Bitterly cold winter weather is a problem for most plants and animals and trees are no exception. With extreme temperature changes, you can see cracked tree trunks. Sometimes you can even hear trees popping in extreme cold.
If you live in a climate where the temperatures fall drastically in winter, you’ll want more information on how this can affect your trees. We’ll also give you tips on how to prevent exploding trees.
Frost Cracks in Trees
When the temperatures drop well below zero, you may prefer to stay indoors, but landscape trees do not have that option. Truly cold temperatures can cause thin-skinned tree trunks to crack vertically.
These longitudinal openings are termed frost cracks, and they can extend deep into the inner wood of and permanently injure trees. Common victims of frost cracks include sycamores, maples, willows, horse chestnuts, apple trees, and cherry trees.
What Causes Frost Cracks?
The frost cracks are not caused exclusively by the cold weather. Rather, they appear after a quick temperature drop. Usually, the trees with frost cracks are those growing out where the sun shines on their bark of a winter afternoon. The warm sun heats up both the bark and the inner wood on the exposed side.
But the sun doesn’t stay up forever, and as it dips below the horizon or passes into clouds, the air temperature plummets. This rapid temperature change shrinks the bark quickly, but the inner wood is a different story. It shrinks much more slowly, and it is this unequal contraction between the two that cause the bark and the wood beneath it to split.
Can Trees Explode from Freezing?
The sudden cracking of the tree trunk and wood causes a loud noise like an explosion. This is the sound of trees popping in extreme cold.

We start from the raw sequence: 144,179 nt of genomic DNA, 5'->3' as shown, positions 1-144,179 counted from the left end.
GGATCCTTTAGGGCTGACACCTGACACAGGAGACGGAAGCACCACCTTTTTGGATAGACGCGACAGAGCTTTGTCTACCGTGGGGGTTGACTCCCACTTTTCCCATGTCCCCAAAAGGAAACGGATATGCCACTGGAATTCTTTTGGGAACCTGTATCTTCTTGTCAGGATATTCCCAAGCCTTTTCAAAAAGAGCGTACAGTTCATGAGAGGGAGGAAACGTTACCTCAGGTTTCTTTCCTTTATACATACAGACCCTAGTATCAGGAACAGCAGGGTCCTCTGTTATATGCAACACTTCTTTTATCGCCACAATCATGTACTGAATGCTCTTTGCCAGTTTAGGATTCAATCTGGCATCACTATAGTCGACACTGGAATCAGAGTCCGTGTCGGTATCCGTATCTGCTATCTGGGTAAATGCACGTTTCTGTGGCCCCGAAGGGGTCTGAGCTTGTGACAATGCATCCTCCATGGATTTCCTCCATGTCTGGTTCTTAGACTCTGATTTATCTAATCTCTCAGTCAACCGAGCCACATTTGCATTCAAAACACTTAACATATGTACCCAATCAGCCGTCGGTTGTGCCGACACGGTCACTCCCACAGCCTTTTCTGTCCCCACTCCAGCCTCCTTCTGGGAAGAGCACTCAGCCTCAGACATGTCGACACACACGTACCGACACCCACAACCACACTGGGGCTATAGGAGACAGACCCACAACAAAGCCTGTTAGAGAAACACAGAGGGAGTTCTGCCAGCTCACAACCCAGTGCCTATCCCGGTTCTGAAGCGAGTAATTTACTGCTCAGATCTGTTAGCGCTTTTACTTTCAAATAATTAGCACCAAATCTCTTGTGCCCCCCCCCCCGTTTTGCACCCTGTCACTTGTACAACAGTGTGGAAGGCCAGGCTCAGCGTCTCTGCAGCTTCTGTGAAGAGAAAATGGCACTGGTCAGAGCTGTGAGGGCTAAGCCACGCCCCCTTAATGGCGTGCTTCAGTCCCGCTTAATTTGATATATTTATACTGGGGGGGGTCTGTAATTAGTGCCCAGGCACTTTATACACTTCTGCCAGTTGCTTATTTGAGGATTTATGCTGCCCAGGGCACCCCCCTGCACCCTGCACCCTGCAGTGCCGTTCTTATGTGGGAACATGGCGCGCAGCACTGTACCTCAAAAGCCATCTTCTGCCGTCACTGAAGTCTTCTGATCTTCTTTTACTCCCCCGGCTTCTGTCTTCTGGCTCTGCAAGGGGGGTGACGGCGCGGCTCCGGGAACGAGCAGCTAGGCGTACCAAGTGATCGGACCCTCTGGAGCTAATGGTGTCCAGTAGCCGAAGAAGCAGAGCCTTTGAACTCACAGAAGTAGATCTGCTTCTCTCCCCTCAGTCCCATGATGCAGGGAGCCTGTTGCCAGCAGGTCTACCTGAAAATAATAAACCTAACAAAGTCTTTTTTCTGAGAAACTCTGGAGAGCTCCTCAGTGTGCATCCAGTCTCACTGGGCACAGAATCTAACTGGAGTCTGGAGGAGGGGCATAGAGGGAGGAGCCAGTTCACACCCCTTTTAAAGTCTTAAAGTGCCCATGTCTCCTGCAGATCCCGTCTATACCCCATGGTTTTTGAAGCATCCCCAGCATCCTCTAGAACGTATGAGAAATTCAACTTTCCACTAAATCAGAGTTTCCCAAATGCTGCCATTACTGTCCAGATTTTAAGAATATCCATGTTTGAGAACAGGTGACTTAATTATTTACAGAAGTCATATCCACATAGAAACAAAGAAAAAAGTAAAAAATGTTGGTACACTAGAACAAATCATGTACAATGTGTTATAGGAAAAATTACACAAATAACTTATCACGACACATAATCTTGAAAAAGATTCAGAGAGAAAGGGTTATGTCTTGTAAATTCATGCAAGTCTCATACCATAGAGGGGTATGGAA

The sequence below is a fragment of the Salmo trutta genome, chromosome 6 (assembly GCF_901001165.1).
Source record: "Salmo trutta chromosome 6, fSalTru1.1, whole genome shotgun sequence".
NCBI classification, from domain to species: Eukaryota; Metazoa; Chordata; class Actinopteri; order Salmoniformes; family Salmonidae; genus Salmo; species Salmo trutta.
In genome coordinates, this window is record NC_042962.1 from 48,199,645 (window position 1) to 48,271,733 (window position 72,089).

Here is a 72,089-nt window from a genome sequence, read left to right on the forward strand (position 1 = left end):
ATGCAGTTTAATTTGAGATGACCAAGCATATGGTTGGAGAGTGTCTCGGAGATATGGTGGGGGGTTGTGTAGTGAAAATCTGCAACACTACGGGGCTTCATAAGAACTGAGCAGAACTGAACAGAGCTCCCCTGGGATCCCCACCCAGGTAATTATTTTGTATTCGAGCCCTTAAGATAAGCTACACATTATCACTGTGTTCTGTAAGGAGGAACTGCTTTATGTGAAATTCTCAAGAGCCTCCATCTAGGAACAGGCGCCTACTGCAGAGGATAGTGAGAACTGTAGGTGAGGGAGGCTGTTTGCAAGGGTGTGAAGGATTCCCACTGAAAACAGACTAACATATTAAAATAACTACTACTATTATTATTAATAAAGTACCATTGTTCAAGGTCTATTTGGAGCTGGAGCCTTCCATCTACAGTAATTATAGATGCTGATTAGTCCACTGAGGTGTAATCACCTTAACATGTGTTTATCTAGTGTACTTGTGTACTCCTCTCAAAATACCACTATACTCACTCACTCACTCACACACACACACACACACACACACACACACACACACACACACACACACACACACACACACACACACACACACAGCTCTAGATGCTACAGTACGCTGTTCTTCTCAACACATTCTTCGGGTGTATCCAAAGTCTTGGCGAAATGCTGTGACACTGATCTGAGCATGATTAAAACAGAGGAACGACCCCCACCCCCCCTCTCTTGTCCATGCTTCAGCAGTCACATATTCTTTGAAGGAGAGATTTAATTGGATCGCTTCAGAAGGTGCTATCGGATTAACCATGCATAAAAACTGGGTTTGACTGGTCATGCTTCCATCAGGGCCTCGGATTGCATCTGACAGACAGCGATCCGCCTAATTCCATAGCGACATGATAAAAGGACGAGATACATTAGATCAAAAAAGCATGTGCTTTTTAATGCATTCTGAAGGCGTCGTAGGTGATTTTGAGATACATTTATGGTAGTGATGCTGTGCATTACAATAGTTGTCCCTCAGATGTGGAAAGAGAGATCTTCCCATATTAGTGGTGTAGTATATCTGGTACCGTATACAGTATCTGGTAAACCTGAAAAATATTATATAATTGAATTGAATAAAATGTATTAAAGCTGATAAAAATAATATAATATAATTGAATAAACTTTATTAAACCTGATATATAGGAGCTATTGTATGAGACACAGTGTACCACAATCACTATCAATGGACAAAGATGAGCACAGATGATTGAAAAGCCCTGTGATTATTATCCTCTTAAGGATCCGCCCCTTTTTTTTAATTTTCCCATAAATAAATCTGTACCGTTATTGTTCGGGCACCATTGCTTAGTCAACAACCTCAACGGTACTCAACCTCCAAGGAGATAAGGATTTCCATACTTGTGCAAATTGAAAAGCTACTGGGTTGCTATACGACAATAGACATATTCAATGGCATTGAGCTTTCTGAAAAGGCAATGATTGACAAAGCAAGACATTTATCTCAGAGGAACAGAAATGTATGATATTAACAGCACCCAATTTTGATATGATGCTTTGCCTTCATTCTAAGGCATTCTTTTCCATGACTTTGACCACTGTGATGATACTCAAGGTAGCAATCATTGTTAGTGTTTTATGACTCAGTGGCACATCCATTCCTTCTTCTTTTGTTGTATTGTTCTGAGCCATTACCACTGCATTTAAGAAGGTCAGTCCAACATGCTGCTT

Some scientists believe that the frost cracks in trees result from water moving out of cells and freezing during sudden drops in temperature. In this scenario, the surface wood shrinks as water in it freezes quickly, but the inner wood is not affected. This disparity causes pressure between the zones that cracks the trunk, causing a loud report.
Prevention Easier Than Cure
Once freeze cracks open up in a tree’s bark, it is difficult to help the tree. The cracks may close over in summer, but they don’t close entirely. This means that there is still an opening for insects and disease to enter. However, excellent cultural care that keeps the tree healthy can help it live longer. This includes extra water in times of drought and fertilizer when needed.
Excellent cultural care can also help prevent tree trunk cracking. Many frost cracks appear in wounds or areas that were weakened by branch death or root death. Be sure that your weed trimmer and lawn mower don’t damage the trunk of any landscape tree. All branch trimming should be done with proper equipment and proper pruning cuts.
Another place to focus is on preventing the south and southwest sides of deciduous tree trunks from the sun’s warmth on cold winter days. You can do this by planting evergreens on a side that will keep the deciduous tree’s trunk in shade. Another option is to wrap the vulnerable tree’s trunk with trunk guards that reflect sunlight. These should be removed as soon as frost danger is passed.
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Teo Spengler has been gardening for 30 years. She is a docent at the San Francisco Botanical Garden. Her passion is trees, 250 of which she has planted on her land in France.
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